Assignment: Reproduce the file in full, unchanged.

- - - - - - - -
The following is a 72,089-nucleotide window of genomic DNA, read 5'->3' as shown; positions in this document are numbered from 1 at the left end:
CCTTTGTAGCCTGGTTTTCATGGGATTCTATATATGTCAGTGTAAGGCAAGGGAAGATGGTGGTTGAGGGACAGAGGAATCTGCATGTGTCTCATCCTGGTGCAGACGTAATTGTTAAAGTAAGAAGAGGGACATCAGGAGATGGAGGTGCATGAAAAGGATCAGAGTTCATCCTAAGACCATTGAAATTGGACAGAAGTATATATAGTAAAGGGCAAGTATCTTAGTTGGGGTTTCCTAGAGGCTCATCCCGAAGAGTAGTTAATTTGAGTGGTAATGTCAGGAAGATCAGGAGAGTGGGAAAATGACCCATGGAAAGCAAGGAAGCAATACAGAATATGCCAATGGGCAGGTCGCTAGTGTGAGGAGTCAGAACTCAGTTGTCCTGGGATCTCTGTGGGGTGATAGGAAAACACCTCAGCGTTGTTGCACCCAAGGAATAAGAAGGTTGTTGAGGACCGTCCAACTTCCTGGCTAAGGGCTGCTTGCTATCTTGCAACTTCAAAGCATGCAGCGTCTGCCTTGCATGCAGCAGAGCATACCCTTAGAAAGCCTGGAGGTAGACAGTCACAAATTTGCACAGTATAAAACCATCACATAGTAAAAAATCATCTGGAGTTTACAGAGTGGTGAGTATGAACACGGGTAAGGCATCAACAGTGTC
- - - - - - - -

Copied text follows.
The following is a 72,089-nucleotide window of genomic DNA, read 5'->3' as shown; positions in this document are numbered from 1 at the left end:
CCTTTGTAGCCTGGTTTTCATGGGATTCTATATATGTCAGTGTAAGGCAAGGGAAGATGGTGGTTGAGGGACAGAGGAATCTGCATGTGTCTCATCCTGGTGCAGACGTAATTGTTAAAGTAAGAAGAGGGACATCAGGAGATGGAGGTGCATGAAAAGGATCAGAGTTCATCCTAAGACCATTGAAATTGGACAGAAGTATATATAGTAAAGGGCAAGTATCTTAGTTGGGGTTTCCTAGAGGCTCATCCCGAAGAGTAGTTAATTTGAGTGGTAATGTCAGGAAGATCAGGAGAGTGGGAAAATGACCCATGGAAAGCAAGGAAGCAATACAGAATATGCCAATGGGCAGGTCGCTAGTGTGAGGAGTCAGAACTCAGTTGTCCTGGGATCTCTGTGGGGTGATAGGAAAACACCTCAGCGTTGTTGCACCCAAGGAATAAGAAGGTTGTTGAGGACCGTCCAACTTCCTGGCTAAGGGCTGCTTGCTATCTTGCAACTTCAAAGCATGCAGCGTCTGCCTTGCATGCAGCAGAGCATACCCTTAGAAAGCCTGGAGGTAGACAGTCACAAATTTGCACAGTATAAAACCATCACATAGTAAAAAATCATCTGGAGTTTACAGAGTGGTGAGTATGAACACGGGTAAGGCATCAACAGTGTC